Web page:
Ancestry UK

Town Gaol, Tiverton, Devon

The Tiverton Town Gaol was originally located under the town's old Guildhall, erected in around 1615 on St Andrew's Street, Tiverton.

In 1784, John Howard wrote that it comprised:

Two rooms under the town-hall, with a window in each towards the street. Keeper no salary. Fees, 3s. 4d. Licence for beer. 1782, Aug. 1, No prisoners.

In 1812, James Neild gave a slightly fuller description (based on a visit made in 1806):

Here are two rooms under the Town-Hall. One for Debtors, 18 feet by 17 ,and 9 feet high,supplied with two wooden bedsteads, straw, and two blankets. No fire-place: an iron-grated window opens from it into a small court-yard, but of which the Prisoners have no use.

The other room is called "The Back Gaol," of about half the size of the Debtors apartment; and where the Felons are confined. Here is one bedstead, with straw and two blankets; and the iron-grated window looks into an useless court, like the former.

Debtors are sent hither for sums exceeding ten pounds, up to any amount, by process issuing out of the Borough Court; and after the holding of five Courts, a Debtor is entitled to receive his Sixpences. A Court is held every fortnight. Both rooms are supplied with sewers and water. The two little court-yards are angular, of about 18 feet in the widest part.

Gaoler, John Needes, the Town Sergeant.
Salary, as Gaoler, none. Fees, 3s. 4d .

Prisoners, 1803, Oct. 20th, None. 1806, Sept. 26th, Two.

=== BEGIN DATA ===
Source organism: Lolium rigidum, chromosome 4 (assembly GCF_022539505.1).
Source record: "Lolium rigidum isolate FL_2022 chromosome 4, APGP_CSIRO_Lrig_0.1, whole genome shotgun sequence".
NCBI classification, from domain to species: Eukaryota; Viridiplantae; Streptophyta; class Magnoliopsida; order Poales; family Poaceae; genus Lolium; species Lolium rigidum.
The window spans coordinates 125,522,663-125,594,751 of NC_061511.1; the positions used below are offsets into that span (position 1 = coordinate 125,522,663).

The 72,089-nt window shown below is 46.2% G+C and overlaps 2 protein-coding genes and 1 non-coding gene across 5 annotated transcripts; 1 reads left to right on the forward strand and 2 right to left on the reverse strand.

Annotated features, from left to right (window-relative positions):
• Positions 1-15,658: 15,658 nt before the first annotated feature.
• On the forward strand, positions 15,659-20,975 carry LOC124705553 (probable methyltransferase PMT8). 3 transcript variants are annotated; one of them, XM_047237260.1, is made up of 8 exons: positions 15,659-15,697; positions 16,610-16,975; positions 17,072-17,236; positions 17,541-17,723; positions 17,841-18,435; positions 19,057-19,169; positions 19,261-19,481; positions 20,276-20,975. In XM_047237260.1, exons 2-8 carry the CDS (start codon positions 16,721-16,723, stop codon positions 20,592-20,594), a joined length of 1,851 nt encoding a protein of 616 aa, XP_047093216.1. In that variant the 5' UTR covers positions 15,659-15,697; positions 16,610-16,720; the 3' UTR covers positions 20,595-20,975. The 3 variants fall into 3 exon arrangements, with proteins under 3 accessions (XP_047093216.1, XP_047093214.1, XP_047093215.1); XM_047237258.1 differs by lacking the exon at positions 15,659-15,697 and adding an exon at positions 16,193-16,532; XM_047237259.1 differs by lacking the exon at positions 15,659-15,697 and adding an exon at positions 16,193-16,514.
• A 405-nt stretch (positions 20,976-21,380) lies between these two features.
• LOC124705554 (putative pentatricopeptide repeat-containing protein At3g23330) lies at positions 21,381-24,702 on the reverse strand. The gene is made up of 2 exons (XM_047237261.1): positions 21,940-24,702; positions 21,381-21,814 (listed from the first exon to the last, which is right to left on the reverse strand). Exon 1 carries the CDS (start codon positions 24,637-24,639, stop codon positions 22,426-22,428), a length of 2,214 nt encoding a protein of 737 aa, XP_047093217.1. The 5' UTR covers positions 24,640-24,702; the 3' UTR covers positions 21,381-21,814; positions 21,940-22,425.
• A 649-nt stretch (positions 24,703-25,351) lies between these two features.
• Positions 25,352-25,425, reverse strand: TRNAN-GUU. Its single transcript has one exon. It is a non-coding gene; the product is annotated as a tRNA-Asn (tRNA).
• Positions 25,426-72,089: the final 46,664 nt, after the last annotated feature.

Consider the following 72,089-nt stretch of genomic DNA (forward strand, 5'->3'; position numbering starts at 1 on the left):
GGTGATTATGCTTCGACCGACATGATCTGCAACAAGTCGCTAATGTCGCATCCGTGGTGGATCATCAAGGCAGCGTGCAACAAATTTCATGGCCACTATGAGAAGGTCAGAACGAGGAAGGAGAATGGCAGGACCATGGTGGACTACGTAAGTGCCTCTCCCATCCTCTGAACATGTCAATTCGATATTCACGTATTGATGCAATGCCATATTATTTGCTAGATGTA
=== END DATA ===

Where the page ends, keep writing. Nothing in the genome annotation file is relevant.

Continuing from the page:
Allowance, none to Debtors, except certificated as Paupers; But Felons have 6d. a day.

In 1829, the gaol moved from the Guildhall to the nearby Town Bridewell premises.


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  • No individual records identified for this establishment — any information welcome.
  • The National Archives, Kew, Richmond, Surrey, TW9 4DU. Has a wide variety of crime and prison records going back to the 1770s, including calendars of prisoners, prison registers and criminal registers.
  • Find My Past has digitized many of the National Archives' prison records, including prisoner-of-war records, plus a variety of local records including Manchester, York and Plymouth. More information.
  • Prison-related records on Ancestry UK include Prison Commission Records, 1770-1951, and local records from London, Swansea, Gloucesterhire and West Yorkshire. More information.
  • The Genealogist also has a number of National Archives' prison records. More information.


  • Prison Oracle - resources those involved in present-day UK prisons.
  • GOV.UK - UK Government's information on sentencing, probation and support for families.